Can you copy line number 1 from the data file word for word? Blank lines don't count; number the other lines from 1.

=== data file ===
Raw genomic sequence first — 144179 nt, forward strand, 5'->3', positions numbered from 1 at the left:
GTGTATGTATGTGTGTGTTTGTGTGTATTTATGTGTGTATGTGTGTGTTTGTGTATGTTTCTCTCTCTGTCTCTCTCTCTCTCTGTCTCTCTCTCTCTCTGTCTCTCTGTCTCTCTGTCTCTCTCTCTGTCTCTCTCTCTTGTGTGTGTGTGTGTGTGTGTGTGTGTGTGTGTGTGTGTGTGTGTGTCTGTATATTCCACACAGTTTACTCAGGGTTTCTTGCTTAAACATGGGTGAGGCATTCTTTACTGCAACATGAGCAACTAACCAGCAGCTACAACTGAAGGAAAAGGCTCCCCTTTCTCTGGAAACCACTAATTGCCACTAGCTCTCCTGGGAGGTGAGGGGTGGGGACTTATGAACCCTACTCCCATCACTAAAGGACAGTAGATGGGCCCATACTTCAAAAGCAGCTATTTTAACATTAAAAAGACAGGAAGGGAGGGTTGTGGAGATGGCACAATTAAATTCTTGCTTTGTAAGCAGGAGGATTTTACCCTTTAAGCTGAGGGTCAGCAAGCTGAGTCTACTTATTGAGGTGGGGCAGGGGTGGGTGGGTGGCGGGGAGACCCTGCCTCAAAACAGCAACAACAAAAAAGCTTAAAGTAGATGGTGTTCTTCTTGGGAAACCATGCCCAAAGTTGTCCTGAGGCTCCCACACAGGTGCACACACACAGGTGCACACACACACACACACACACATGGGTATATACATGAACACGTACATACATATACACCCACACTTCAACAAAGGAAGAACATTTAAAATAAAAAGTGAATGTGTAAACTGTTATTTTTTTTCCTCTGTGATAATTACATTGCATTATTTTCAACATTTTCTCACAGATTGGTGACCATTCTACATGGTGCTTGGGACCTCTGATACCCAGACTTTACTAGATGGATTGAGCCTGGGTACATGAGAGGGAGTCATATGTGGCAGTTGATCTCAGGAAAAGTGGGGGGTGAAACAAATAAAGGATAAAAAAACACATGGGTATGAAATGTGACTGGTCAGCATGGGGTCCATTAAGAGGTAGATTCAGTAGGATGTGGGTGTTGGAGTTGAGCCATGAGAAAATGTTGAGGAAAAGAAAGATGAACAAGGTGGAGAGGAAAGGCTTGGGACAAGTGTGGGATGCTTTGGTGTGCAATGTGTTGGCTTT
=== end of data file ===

Raw genomic sequence first — 144179 nt, forward strand, 5'->3', positions numbered from 1 at the left: